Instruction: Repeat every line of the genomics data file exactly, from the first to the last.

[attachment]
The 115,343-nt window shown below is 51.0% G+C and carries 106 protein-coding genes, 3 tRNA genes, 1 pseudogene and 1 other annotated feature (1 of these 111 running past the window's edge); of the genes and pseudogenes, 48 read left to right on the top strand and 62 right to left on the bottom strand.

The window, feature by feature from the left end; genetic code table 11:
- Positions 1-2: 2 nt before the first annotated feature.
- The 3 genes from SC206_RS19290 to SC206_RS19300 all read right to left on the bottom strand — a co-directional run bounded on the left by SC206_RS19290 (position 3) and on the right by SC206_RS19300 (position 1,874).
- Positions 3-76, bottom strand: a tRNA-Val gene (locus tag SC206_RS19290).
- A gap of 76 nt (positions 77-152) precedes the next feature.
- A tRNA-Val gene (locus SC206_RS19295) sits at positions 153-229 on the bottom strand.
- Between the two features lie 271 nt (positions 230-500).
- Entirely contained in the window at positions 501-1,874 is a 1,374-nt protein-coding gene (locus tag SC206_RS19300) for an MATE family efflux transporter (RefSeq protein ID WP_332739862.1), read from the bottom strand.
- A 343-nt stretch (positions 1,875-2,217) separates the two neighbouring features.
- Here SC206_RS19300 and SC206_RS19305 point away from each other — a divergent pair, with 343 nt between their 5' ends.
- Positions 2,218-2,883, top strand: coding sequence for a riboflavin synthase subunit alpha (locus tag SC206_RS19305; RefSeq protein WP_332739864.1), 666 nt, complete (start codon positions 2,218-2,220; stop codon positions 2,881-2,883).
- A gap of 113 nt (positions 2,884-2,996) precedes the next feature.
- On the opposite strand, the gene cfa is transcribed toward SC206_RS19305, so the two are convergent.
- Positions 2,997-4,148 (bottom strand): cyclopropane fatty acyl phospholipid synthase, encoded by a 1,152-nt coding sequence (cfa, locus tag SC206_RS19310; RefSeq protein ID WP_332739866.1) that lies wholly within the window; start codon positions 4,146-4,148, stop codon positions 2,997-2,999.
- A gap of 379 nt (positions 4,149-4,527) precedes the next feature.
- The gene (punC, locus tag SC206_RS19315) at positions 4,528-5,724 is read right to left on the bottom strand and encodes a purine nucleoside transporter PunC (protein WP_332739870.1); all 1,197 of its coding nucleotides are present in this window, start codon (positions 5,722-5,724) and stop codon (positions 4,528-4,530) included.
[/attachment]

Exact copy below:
The 115,343-nt window shown below is 51.0% G+C and carries 106 protein-coding genes, 3 tRNA genes, 1 pseudogene and 1 other annotated feature (1 of these 111 running past the window's edge); of the genes and pseudogenes, 48 read left to right on the top strand and 62 right to left on the bottom strand.

The window, feature by feature from the left end; genetic code table 11:
- Positions 1-2: 2 nt before the first annotated feature.
- The 3 genes from SC206_RS19290 to SC206_RS19300 all read right to left on the bottom strand — a co-directional run bounded on the left by SC206_RS19290 (position 3) and on the right by SC206_RS19300 (position 1,874).
- Positions 3-76, bottom strand: a tRNA-Val gene (locus tag SC206_RS19290).
- A gap of 76 nt (positions 77-152) precedes the next feature.
- A tRNA-Val gene (locus SC206_RS19295) sits at positions 153-229 on the bottom strand.
- Between the two features lie 271 nt (positions 230-500).
- Entirely contained in the window at positions 501-1,874 is a 1,374-nt protein-coding gene (locus tag SC206_RS19300) for an MATE family efflux transporter (RefSeq protein ID WP_332739862.1), read from the bottom strand.
- A 343-nt stretch (positions 1,875-2,217) separates the two neighbouring features.
- Here SC206_RS19300 and SC206_RS19305 point away from each other — a divergent pair, with 343 nt between their 5' ends.
- Positions 2,218-2,883, top strand: coding sequence for a riboflavin synthase subunit alpha (locus tag SC206_RS19305; RefSeq protein WP_332739864.1), 666 nt, complete (start codon positions 2,218-2,220; stop codon positions 2,881-2,883).
- A gap of 113 nt (positions 2,884-2,996) precedes the next feature.
- On the opposite strand, the gene cfa is transcribed toward SC206_RS19305, so the two are convergent.
- Positions 2,997-4,148 (bottom strand): cyclopropane fatty acyl phospholipid synthase, encoded by a 1,152-nt coding sequence (cfa, locus tag SC206_RS19310; RefSeq protein ID WP_332739866.1) that lies wholly within the window; start codon positions 4,146-4,148, stop codon positions 2,997-2,999.
- A gap of 379 nt (positions 4,149-4,527) precedes the next feature.
- The gene (punC, locus tag SC206_RS19315) at positions 4,528-5,724 is read right to left on the bottom strand and encodes a purine nucleoside transporter PunC (protein WP_332739870.1); all 1,197 of its coding nucleotides are present in this window, start codon (positions 5,722-5,724) and stop codon (positions 4,528-4,530) included.